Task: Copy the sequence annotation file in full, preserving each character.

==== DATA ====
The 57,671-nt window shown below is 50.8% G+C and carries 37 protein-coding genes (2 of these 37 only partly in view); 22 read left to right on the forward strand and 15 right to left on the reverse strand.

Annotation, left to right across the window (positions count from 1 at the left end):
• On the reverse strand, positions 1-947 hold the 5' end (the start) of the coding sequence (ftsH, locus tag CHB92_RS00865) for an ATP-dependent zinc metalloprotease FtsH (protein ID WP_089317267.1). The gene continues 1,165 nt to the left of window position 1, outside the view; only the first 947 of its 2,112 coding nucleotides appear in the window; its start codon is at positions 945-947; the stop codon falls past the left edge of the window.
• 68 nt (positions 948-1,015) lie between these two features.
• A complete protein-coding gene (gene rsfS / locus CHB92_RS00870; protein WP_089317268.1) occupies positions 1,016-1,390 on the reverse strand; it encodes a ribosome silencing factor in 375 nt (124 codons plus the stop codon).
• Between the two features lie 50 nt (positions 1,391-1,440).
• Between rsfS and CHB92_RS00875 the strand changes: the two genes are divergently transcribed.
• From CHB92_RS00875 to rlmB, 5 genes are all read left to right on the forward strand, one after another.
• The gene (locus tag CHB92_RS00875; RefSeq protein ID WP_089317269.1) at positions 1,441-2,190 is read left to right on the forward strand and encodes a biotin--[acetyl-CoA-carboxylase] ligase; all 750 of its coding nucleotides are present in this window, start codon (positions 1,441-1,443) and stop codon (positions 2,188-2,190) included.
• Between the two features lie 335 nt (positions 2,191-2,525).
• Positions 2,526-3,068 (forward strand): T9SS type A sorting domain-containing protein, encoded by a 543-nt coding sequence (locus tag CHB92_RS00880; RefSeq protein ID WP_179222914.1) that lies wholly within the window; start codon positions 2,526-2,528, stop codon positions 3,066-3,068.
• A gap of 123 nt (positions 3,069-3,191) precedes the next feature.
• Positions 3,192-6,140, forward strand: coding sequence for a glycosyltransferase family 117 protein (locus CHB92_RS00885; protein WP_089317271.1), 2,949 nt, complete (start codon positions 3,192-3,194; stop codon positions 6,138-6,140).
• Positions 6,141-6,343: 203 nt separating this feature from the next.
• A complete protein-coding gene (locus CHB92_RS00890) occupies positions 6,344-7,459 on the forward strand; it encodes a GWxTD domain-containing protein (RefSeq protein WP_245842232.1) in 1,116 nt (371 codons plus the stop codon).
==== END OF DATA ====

The 57,671-nt window shown below is 50.8% G+C and carries 37 protein-coding genes (2 of these 37 only partly in view); 22 read left to right on the forward strand and 15 right to left on the reverse strand.

Annotation, left to right across the window (positions count from 1 at the left end):
• On the reverse strand, positions 1-947 hold the 5' end (the start) of the coding sequence (ftsH, locus tag CHB92_RS00865) for an ATP-dependent zinc metalloprotease FtsH (protein ID WP_089317267.1). The gene continues 1,165 nt to the left of window position 1, outside the view; only the first 947 of its 2,112 coding nucleotides appear in the window; its start codon is at positions 945-947; the stop codon falls past the left edge of the window.
• 68 nt (positions 948-1,015) lie between these two features.
• A complete protein-coding gene (gene rsfS / locus CHB92_RS00870; protein WP_089317268.1) occupies positions 1,016-1,390 on the reverse strand; it encodes a ribosome silencing factor in 375 nt (124 codons plus the stop codon).
• Between the two features lie 50 nt (positions 1,391-1,440).
• Between rsfS and CHB92_RS00875 the strand changes: the two genes are divergently transcribed.
• From CHB92_RS00875 to rlmB, 5 genes are all read left to right on the forward strand, one after another.
• The gene (locus tag CHB92_RS00875; RefSeq protein ID WP_089317269.1) at positions 1,441-2,190 is read left to right on the forward strand and encodes a biotin--[acetyl-CoA-carboxylase] ligase; all 750 of its coding nucleotides are present in this window, start codon (positions 1,441-1,443) and stop codon (positions 2,188-2,190) included.
• Between the two features lie 335 nt (positions 2,191-2,525).
• Positions 2,526-3,068 (forward strand): T9SS type A sorting domain-containing protein, encoded by a 543-nt coding sequence (locus tag CHB92_RS00880; RefSeq protein ID WP_179222914.1) that lies wholly within the window; start codon positions 2,526-2,528, stop codon positions 3,066-3,068.
• A gap of 123 nt (positions 3,069-3,191) precedes the next feature.
• Positions 3,192-6,140, forward strand: coding sequence for a glycosyltransferase family 117 protein (locus CHB92_RS00885; protein WP_089317271.1), 2,949 nt, complete (start codon positions 3,192-3,194; stop codon positions 6,138-6,140).
• Positions 6,141-6,343: 203 nt separating this feature from the next.
• A complete protein-coding gene (locus CHB92_RS00890) occupies positions 6,344-7,459 on the forward strand; it encodes a GWxTD domain-containing protein (RefSeq protein WP_245842232.1) in 1,116 nt (371 codons plus the stop codon).